JOCELYN YUN

AIGA @ UT



Public Relations
Social Media
American Institute of Graphic Arts is a professional organization for communicaton designers. At the University of Texas, we invite speakers to talk to students, arrange mentorships from local designers, and provide workshops all through the AIGA organization.

I had the opportunity to be the Public Relations officer and collaborate with an amazing team of designers. As a PR, I got to make some cool graphics advertising meetings and promoting events.



FEB. 5
THE LETTERMAKER


FEB. 19
STICKER MAKING









AIGA POSTER SHOW



Brand + Identity
Web Design

Social


MADE WITH
Annette Hui
Alexis Garcia
Kate Jones
For the 2019-2020 school year, a group of designers and I planned to establish the first AIGA Poster Show at the University of Texas. After ideating on different themes and arranging a physical exhibition space, our plans were ultimately foiled by the emergence of COVID-19. We discarded our previous arrangements and shifted to a digital space where we asked students to create posters in response to the pandemic.

A collection of student posters reflecting their adjusted lives, AIGA presents: THE POSTER SHOW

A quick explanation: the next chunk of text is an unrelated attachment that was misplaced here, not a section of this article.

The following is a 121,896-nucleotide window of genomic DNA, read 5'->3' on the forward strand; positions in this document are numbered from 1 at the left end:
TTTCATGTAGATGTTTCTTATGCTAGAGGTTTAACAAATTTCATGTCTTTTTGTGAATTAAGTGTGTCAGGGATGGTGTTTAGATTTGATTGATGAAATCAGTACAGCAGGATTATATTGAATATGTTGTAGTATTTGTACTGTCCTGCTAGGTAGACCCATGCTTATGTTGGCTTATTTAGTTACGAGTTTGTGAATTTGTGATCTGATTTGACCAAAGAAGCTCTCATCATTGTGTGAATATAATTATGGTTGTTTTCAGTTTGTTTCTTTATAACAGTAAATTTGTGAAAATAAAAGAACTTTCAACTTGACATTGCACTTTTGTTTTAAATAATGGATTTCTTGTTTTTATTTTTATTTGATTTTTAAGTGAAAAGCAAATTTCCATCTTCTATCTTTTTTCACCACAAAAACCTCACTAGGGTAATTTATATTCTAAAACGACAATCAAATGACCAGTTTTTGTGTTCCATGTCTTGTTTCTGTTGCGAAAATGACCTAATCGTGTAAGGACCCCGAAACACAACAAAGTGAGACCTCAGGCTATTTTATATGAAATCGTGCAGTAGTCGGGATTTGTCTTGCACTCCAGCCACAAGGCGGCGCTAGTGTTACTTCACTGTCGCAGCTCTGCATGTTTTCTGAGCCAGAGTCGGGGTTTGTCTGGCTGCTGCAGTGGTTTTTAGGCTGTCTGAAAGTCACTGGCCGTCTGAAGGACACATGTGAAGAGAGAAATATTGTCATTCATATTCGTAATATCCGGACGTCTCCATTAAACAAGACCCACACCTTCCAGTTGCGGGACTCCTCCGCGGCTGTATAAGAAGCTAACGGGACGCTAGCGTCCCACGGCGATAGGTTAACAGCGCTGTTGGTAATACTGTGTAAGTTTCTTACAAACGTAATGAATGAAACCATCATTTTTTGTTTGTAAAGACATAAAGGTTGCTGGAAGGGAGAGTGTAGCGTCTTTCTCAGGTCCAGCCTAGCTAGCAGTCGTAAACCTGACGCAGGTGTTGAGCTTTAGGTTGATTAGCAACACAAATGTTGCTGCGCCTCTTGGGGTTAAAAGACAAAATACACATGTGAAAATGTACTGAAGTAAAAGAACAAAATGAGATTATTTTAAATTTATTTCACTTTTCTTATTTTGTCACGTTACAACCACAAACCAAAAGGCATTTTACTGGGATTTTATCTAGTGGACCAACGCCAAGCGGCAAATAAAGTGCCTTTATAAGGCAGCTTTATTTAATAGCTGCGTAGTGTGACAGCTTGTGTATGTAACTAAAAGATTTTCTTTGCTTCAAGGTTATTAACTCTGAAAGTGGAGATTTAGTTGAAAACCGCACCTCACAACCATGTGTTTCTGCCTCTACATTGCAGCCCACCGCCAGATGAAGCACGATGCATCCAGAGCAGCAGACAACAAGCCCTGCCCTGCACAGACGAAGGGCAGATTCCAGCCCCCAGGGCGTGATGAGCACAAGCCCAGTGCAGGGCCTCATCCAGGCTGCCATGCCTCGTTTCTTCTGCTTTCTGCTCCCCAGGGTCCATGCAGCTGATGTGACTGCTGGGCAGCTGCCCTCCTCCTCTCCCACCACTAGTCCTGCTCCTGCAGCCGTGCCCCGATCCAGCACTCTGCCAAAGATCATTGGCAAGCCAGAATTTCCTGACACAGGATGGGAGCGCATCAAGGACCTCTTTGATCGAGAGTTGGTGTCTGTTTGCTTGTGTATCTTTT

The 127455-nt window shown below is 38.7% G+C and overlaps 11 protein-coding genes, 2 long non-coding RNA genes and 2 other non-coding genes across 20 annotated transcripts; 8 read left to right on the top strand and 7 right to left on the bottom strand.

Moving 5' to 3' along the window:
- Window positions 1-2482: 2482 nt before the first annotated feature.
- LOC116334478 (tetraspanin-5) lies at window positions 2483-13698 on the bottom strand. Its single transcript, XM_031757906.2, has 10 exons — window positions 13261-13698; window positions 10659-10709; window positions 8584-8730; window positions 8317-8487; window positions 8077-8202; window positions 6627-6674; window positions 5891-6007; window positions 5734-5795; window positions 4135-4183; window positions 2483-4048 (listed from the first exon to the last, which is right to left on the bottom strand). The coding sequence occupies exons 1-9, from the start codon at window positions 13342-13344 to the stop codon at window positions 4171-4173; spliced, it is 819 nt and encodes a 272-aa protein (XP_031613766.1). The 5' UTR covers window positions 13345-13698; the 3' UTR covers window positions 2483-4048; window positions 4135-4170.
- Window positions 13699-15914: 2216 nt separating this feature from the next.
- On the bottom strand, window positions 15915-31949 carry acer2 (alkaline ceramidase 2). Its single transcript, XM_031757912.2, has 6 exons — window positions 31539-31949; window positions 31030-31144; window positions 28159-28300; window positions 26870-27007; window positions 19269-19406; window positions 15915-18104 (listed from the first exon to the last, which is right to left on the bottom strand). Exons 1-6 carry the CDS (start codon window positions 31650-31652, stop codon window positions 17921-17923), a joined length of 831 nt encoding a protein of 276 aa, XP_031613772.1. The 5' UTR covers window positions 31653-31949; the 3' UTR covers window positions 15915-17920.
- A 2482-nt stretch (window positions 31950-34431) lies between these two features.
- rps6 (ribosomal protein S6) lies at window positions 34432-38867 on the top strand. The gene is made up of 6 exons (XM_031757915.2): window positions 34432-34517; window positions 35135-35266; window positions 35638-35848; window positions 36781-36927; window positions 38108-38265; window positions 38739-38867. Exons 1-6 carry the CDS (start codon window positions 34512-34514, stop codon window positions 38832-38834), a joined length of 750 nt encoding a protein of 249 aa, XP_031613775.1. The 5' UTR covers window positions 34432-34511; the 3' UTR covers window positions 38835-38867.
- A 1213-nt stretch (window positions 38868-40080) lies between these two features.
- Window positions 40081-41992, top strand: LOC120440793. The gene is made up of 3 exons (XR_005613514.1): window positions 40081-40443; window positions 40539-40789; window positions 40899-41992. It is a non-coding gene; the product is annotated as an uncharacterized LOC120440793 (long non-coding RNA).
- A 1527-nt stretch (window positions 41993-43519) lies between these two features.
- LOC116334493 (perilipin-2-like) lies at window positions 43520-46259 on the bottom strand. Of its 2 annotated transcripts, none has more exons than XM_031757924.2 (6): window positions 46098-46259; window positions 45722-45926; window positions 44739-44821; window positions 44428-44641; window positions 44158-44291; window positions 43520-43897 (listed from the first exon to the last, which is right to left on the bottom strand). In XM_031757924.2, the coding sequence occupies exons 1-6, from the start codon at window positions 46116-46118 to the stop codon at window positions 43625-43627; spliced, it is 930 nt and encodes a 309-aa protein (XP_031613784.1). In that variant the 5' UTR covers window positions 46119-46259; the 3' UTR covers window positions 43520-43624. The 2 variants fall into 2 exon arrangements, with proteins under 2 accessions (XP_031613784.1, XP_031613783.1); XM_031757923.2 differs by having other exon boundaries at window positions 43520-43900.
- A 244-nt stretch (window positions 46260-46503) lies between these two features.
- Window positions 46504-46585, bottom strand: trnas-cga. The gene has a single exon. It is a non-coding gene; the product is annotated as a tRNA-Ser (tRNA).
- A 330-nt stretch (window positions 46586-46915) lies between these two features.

One of my responsibilities for this project was to construct and stylize a website to showcase the work of 33 students. The burnt orange color, the monospace typeface, and the gritty, vibrating motion of the website were carefully selected to reflect the daunting and sudden transition to online school and isolation.










In addition to the website, I created promotional graphics that were featured on the AIGA social media page. These posts were inspired by the glitching windows and urgent messages caused by viruses on old computers⁠—design imitating life.










Even though board members were excluded from the judging process, we all submitted posters just for fun. I created a poster about my feelings of regression during the pandemic. Inspired by old vocabulary charts my parents used to teach me korean when I was younger, I created a “wholesome” chart to help teach kids about the pandemic.